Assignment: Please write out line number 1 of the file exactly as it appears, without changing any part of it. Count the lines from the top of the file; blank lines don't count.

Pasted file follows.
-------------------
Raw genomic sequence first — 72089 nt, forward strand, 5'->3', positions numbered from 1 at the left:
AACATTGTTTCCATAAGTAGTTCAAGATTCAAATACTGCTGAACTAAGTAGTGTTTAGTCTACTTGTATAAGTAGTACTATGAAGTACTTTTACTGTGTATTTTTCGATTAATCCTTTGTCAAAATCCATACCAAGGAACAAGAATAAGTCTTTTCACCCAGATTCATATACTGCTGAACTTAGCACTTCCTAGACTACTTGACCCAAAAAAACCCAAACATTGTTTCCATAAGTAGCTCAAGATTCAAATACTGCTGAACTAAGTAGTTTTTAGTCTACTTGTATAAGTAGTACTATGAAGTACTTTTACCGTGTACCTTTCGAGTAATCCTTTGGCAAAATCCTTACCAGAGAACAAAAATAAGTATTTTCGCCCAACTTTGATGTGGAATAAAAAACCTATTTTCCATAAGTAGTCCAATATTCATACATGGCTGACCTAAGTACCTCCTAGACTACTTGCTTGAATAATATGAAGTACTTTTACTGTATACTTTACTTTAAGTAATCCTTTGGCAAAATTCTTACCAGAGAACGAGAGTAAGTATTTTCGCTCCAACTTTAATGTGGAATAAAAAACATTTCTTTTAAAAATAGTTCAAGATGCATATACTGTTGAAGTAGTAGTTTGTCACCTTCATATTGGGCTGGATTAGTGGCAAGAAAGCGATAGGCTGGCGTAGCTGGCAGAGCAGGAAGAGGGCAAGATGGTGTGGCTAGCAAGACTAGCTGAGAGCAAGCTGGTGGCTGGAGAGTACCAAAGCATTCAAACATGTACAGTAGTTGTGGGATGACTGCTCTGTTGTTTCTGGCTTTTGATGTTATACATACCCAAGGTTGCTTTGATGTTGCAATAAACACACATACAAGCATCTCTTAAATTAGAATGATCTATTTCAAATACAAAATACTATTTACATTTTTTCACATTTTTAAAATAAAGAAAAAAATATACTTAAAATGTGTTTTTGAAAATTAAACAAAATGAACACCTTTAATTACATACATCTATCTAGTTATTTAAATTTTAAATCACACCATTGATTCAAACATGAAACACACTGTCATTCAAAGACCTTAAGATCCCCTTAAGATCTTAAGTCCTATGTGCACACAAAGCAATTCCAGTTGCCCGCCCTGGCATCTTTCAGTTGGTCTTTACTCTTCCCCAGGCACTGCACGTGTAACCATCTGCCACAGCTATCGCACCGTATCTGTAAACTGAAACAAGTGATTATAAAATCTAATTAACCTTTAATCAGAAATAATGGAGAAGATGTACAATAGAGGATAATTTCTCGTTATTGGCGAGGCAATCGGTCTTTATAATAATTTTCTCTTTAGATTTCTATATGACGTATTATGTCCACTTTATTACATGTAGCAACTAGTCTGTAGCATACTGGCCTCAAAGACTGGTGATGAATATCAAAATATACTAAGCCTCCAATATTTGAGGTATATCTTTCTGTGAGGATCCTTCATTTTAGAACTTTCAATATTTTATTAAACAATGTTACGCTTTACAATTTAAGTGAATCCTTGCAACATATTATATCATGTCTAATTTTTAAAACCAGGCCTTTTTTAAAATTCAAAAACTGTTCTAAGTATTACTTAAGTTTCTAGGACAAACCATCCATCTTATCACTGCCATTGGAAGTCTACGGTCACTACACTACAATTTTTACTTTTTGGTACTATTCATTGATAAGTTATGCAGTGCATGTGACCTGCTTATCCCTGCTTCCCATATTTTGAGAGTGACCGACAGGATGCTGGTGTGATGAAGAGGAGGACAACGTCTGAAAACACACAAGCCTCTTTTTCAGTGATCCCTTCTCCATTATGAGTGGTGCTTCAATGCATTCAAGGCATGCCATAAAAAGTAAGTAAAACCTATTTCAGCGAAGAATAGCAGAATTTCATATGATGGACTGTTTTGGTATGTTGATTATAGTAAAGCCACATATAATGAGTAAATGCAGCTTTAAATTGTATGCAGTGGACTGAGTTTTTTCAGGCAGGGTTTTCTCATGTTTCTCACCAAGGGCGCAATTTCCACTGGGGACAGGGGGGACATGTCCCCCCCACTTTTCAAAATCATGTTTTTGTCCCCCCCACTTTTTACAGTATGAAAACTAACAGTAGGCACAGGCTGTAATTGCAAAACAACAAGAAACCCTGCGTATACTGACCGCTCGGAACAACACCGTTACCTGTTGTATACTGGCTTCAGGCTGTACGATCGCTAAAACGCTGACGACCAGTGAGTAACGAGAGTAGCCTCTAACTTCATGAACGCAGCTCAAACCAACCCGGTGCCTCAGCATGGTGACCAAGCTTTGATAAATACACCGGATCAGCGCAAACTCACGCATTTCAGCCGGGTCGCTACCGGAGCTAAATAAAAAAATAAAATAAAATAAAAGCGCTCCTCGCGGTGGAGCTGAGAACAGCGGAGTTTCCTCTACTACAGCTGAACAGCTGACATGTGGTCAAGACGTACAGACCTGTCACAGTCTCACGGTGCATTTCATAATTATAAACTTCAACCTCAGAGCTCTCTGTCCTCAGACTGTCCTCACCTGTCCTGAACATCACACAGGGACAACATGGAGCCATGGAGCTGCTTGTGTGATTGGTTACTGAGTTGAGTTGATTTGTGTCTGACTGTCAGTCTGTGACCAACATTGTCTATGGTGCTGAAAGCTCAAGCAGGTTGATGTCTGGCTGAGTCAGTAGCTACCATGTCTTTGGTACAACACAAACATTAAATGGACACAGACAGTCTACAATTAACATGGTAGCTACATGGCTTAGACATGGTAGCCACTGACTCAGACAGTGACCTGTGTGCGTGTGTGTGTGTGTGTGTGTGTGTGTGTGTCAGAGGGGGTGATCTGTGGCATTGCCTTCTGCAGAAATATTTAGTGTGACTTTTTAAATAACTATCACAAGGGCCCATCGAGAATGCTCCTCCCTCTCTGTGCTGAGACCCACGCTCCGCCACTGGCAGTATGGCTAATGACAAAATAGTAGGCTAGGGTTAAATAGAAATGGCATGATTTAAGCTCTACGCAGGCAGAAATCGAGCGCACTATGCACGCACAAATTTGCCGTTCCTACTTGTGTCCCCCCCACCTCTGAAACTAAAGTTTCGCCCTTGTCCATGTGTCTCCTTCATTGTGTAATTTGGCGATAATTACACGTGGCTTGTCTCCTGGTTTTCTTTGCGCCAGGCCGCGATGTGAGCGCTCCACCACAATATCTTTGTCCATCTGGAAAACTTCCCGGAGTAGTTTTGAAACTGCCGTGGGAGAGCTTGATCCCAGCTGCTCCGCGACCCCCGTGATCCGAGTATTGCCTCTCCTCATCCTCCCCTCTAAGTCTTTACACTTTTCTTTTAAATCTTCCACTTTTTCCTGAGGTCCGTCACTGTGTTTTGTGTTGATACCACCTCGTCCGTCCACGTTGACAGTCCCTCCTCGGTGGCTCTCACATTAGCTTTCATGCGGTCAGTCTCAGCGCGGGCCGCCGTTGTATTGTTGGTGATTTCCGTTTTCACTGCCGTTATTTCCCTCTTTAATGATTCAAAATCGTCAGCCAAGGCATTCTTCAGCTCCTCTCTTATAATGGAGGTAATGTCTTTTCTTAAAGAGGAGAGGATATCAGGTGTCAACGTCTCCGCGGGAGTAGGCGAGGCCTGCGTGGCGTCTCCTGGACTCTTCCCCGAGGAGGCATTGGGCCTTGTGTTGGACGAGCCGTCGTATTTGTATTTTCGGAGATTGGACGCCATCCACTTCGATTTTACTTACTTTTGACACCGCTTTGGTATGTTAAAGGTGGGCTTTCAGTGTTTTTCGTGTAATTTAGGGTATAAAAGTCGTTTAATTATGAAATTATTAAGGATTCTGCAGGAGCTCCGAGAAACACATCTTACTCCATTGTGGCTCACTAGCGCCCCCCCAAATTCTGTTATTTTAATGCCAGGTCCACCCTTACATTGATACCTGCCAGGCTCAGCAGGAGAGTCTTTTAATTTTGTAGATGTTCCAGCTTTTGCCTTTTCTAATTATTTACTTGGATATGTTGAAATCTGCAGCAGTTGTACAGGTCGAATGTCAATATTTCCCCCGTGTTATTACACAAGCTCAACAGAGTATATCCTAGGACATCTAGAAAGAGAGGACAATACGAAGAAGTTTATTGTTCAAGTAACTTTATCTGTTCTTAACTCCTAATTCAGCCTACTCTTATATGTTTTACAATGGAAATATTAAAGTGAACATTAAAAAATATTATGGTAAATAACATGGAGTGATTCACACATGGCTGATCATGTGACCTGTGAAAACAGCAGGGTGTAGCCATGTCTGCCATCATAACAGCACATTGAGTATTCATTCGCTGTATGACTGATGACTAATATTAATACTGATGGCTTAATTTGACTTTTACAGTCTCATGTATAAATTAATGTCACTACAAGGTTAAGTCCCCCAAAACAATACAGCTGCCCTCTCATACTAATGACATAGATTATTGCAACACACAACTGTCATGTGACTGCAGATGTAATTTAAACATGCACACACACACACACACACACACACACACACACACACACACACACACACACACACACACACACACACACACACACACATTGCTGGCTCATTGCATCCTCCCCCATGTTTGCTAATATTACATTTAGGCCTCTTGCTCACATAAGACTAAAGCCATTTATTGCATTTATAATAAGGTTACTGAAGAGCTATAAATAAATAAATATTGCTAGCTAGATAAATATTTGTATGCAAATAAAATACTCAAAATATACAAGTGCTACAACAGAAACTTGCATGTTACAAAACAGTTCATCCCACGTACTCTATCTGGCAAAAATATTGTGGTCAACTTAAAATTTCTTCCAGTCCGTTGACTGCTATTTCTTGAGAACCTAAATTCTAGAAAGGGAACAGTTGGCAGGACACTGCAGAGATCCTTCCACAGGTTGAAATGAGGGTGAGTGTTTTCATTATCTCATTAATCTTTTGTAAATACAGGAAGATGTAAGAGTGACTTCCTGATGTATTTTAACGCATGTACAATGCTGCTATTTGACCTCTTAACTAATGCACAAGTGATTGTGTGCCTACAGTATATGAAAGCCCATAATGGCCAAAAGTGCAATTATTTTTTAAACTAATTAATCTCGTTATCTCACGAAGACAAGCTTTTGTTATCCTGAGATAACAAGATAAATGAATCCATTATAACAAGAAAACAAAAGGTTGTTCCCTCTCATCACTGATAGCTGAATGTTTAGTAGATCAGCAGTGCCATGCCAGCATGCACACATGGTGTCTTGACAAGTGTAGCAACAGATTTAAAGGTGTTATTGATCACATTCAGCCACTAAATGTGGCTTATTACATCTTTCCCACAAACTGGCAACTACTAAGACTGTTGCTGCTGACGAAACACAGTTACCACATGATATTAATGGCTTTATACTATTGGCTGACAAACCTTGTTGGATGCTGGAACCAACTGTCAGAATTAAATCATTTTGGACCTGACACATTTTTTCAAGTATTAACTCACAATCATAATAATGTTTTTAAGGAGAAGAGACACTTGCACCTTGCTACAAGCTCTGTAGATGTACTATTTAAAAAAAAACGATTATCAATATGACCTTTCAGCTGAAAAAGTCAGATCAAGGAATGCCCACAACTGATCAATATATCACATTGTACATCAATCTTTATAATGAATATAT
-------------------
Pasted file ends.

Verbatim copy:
Raw genomic sequence first — 72089 nt, forward strand, 5'->3', positions numbered from 1 at the left: